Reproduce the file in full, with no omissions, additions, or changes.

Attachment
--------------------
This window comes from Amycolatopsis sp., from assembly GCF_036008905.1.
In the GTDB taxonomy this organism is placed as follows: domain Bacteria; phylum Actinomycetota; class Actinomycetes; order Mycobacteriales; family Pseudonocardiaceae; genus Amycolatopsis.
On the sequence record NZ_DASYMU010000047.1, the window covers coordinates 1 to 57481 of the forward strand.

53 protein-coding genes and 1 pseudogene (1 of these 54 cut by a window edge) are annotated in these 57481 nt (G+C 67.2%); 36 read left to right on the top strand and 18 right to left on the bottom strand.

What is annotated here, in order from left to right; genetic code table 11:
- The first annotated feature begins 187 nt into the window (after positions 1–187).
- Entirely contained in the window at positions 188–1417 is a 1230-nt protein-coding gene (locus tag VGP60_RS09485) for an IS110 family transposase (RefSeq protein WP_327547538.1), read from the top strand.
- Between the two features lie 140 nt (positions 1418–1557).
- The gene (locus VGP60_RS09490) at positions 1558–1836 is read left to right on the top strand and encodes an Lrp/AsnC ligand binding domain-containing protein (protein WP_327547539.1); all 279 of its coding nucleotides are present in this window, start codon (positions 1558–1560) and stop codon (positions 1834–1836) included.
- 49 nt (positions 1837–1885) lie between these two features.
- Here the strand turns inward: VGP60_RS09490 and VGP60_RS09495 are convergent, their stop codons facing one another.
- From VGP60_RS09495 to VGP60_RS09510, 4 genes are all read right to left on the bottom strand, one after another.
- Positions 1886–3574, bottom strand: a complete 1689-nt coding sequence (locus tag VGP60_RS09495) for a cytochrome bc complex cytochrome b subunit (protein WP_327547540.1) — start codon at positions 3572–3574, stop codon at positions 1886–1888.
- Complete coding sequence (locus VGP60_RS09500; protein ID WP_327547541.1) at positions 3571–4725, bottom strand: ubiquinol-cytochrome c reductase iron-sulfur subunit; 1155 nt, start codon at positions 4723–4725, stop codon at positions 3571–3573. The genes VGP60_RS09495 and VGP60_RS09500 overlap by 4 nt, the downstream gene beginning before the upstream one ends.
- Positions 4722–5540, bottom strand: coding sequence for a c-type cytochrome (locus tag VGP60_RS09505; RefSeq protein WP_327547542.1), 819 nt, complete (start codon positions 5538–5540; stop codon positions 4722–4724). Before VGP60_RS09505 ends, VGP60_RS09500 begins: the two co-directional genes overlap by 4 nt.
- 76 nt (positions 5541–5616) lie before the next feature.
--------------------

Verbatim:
This window comes from Amycolatopsis sp., from assembly GCF_036008905.1.
In the GTDB taxonomy this organism is placed as follows: domain Bacteria; phylum Actinomycetota; class Actinomycetes; order Mycobacteriales; family Pseudonocardiaceae; genus Amycolatopsis.
On the sequence record NZ_DASYMU010000047.1, the window covers coordinates 1 to 57481 of the forward strand.

53 protein-coding genes and 1 pseudogene (1 of these 54 cut by a window edge) are annotated in these 57481 nt (G+C 67.2%); 36 read left to right on the top strand and 18 right to left on the bottom strand.

What is annotated here, in order from left to right; genetic code table 11:
- The first annotated feature begins 187 nt into the window (after positions 1–187).
- Entirely contained in the window at positions 188–1417 is a 1230-nt protein-coding gene (locus tag VGP60_RS09485) for an IS110 family transposase (RefSeq protein WP_327547538.1), read from the top strand.
- Between the two features lie 140 nt (positions 1418–1557).
- The gene (locus VGP60_RS09490) at positions 1558–1836 is read left to right on the top strand and encodes an Lrp/AsnC ligand binding domain-containing protein (protein WP_327547539.1); all 279 of its coding nucleotides are present in this window, start codon (positions 1558–1560) and stop codon (positions 1834–1836) included.
- 49 nt (positions 1837–1885) lie between these two features.
- Here the strand turns inward: VGP60_RS09490 and VGP60_RS09495 are convergent, their stop codons facing one another.
- From VGP60_RS09495 to VGP60_RS09510, 4 genes are all read right to left on the bottom strand, one after another.
- Positions 1886–3574, bottom strand: a complete 1689-nt coding sequence (locus tag VGP60_RS09495) for a cytochrome bc complex cytochrome b subunit (protein WP_327547540.1) — start codon at positions 3572–3574, stop codon at positions 1886–1888.
- Complete coding sequence (locus VGP60_RS09500; protein ID WP_327547541.1) at positions 3571–4725, bottom strand: ubiquinol-cytochrome c reductase iron-sulfur subunit; 1155 nt, start codon at positions 4723–4725, stop codon at positions 3571–3573. The genes VGP60_RS09495 and VGP60_RS09500 overlap by 4 nt, the downstream gene beginning before the upstream one ends.
- Positions 4722–5540, bottom strand: coding sequence for a c-type cytochrome (locus tag VGP60_RS09505; RefSeq protein WP_327547542.1), 819 nt, complete (start codon positions 5538–5540; stop codon positions 4722–4724). Before VGP60_RS09505 ends, VGP60_RS09500 begins: the two co-directional genes overlap by 4 nt.
- 76 nt (positions 5541–5616) lie before the next feature.